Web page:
Project Offline: No Smartphone for a Month & Lived to Tell The Tale!

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Hey, what’s up guys? My name is Saif and I create videos for A few months ago, something magical happened — the most massive realization I’ve ever had since I got engulfed into mobile technology almost a decade ago. This is my experience of not being connected to the internet 24×7 and living without a smartphone!

For me, it’s been about 10 years of owning latest and greatest smartphones. I have owned it all — be it the Nokia N-Series or the Samsung GALAXYies or even the mighty Apple iPhones… all of these until 2013. Somehow the Samsung Galaxy SIII stuck with me for the longest period, which is about 8 months. One fact I loved about Samsung was easy availability of parts and quick repairs. I had changed my USB port twice, my display once, among other minor repairs. I also realized Samsung had the crappiest hardware. I was just about to sell it and had it on charging. It fell from the bed while it was still on charging. When I inspected my device it was blazing hot, the screen flickered and then went wonky! It might surprise you, but I still managed to get some petty cash out of the dead-display phone. The only smartphone that I had was now dead.

Soon after it was gone, my search for a new smartphone kicked off. I looked at every brand that offered a stock android experience along with a good camera. And I found none!

Meanwhile I had a trusty Nokia 105 as my backup device (because my SIII would keep going for repairs often). At first, without a smartphone I felt handicapped. I had no notifications about my work schedule, my emails or my messages. I was used to checking my phone every 3 mins and it always had a bunch of notifications waiting, I’d adapted to the constant beeping. And it was exactly what everybody around me are doing, checking their phones all the time. My Facebook usage went down drastically because the desktop experience was no where near to what my mobile had offered. I just had a Facebook account because I had my company page to handle.

I haven’t used WhatsApp for two months, which is good. I enjoy not having annoying forwards filled with an unnecessarily high amount of emojis. It was too awkward to talk to clients on calls because I was used to chatting with them over WhatsApp. I didn’t have Facebook notifying me that it was my friend’s birthday, I remembered it myself AND also called him instead of messaging. With the “seen” feature, life was even more difficult. I had to reply or I was considered a snob. SMSes are just delivered, no hassle of it being ‘seen’ or *ignored*. Also, people think twice before SMSing. Thank god it’s a paid service since no one fools around when you have to pay a rupee per message.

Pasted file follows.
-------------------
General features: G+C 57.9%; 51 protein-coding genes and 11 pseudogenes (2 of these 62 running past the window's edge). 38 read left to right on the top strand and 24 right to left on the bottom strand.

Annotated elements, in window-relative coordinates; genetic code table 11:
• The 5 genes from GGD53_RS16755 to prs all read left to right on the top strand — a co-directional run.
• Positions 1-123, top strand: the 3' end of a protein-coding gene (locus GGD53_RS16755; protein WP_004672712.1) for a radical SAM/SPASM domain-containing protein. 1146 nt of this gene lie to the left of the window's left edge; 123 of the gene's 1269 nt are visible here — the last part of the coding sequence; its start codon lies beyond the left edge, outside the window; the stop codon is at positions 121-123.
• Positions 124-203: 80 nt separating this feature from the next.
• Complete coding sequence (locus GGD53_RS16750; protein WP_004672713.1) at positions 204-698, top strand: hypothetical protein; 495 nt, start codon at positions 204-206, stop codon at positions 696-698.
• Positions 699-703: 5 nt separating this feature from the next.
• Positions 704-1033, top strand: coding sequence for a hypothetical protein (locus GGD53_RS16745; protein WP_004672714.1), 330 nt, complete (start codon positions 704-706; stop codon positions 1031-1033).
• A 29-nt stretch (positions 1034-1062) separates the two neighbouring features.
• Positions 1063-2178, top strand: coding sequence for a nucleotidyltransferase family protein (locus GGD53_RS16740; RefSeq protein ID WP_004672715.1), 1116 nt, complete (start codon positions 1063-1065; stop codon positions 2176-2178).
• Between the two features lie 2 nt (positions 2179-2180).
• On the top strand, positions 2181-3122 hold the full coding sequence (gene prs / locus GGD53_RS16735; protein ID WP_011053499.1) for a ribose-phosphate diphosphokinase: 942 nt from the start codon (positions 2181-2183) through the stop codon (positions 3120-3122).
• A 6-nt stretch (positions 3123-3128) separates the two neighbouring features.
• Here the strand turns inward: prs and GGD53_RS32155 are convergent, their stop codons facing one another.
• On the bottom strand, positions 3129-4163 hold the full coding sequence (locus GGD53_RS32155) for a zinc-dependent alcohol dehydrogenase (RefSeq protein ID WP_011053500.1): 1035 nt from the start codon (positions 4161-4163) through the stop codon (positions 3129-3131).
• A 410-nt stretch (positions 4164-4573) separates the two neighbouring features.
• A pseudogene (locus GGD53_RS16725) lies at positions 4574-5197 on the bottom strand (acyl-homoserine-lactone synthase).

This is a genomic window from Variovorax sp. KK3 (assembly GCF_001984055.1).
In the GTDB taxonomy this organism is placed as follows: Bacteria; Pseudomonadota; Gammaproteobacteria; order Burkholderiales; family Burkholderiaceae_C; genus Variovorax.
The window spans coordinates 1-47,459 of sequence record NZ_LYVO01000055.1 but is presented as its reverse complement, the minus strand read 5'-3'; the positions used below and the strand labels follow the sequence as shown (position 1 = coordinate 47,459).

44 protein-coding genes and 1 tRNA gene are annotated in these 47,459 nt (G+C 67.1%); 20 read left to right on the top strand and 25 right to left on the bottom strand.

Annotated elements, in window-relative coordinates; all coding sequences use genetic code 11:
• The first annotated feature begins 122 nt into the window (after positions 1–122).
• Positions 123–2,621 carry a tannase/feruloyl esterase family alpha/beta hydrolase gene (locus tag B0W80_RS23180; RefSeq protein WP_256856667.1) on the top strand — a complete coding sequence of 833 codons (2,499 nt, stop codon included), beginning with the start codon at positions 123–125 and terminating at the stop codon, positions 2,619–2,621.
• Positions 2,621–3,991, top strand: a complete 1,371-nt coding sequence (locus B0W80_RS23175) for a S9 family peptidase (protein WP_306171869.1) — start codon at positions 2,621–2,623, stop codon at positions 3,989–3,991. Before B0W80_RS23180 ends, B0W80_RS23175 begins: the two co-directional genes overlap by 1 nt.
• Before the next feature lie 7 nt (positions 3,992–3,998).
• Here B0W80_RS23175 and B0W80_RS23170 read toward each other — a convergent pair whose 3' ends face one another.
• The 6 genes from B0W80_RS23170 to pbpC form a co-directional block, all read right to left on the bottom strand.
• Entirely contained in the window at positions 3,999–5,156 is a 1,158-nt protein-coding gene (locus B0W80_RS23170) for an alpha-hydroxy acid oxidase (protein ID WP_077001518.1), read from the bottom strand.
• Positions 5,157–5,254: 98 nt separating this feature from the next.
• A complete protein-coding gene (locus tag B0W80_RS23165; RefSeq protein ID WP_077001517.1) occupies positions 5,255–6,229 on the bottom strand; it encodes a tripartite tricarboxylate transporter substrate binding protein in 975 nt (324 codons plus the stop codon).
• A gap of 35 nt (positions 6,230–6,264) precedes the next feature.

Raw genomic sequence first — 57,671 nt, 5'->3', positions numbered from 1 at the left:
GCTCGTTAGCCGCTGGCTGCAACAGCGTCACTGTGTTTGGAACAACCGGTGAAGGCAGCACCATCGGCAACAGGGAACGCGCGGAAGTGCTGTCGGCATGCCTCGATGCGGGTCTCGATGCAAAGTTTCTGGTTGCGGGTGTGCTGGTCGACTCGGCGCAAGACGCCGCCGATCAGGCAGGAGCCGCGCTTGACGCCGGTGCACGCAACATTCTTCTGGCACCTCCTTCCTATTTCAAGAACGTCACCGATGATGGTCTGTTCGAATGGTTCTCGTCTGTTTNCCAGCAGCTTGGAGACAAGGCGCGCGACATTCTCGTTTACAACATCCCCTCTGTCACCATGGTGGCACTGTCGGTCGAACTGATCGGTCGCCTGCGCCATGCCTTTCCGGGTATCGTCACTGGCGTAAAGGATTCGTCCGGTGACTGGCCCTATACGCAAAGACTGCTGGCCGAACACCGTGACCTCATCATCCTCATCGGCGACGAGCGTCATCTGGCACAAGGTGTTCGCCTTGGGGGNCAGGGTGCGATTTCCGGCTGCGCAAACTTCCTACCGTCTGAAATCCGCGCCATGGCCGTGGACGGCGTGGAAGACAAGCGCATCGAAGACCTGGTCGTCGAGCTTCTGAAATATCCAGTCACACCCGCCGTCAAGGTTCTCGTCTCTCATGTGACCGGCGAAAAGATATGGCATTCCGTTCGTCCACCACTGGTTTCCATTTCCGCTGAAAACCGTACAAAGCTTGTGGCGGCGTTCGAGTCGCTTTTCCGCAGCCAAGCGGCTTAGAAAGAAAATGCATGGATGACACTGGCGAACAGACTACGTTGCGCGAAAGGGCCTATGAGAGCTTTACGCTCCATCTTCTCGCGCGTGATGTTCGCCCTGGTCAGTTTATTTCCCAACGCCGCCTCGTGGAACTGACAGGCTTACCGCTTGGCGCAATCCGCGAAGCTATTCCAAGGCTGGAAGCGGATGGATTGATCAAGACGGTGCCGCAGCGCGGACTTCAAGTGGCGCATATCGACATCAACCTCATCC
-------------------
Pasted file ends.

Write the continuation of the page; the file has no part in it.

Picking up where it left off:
Being without a smartphone started to change me. I feel I am in control of my life now and that technology is not controlling me! Today when I wake up, I don’t check on my phone, which used to be the first thing to do in morning. I don’t have the access to a waterfall of social streams like Twitter or Facebook. I am not engrossed in my phone when I am having dinner with my family and trust me, my family is pretty happy that I am physically and mentally present with them. I don’t have work emails when I was commuting back home or relaxing after a day of hectic work. It felt that the world is muted and it’s like going back to the 90’s where human interaction was valued. And soon enough, it became a way of living.

Workarounds? Yes I had a few. I have all my schedule on my laptop and I have to check it because my major work is done on it. The computer gives an immersive experience allowing me to do more than my phone and at a faster pace too. Plus, I can’t be hooked to a laptop the entire day. I use paper notes instead of Google Keep. I use my DSLR more which gives me more time to learn photography instead of taking grainy shots using the phone’s camera. I don’t navigate via Google Maps, rather the conventional way of talking to rickshaw-walas and people on the street still works great.

Eventually, I will still buy a smartphone which satisfies my requirements, but I won’t let it control my life. There won’t be WhatsApp, no push notifications (hopefully Priority Mode on Android Lollipop will help me here).

It felt good to be more connected to the people that matter, instead of spending that time communicating with the world. I urge you to think about it. It is a nicer life when you’re looking at your near and dear ones instead of a smartphone display that you’re probably staring into right now.

Opening Image Credit:

Saif Khan

Saif is an autodidact techie and ninja photo-video guy who works for PriceBaba and rhythmic focus. He loves to jolt down his views about tech occasionally. Say Hi to him at @SwizzleKhan on Twitter!

One Comment

    • Kartik Raichura
    • January 12, 2015

    Its a good read but I do think having a smartphone is a must for your work-life balance. I do not care about last seen or about being labelled a snob for the wrong reasons. A smartphone keeps me connected on the go. I read a lot on mobile, it keeps me updated. If I’m on my laptop, I wouldn’t click because I don’t want too many browser tabs open. It makes me lose focus. However on a phone I wouldn’t think. Everything loads a lot quicker on a cellphone and is takes less time per interaction.

    If I were to get on a call, there’s so much to do. Open address book, find the name, make the call, wait for him to pick up. I’d rather text / sms for most tasks and also ask my contacts to do the same. It takes less time. Its more productive. Its one way communication. I like it that way, and I think so does our PM.

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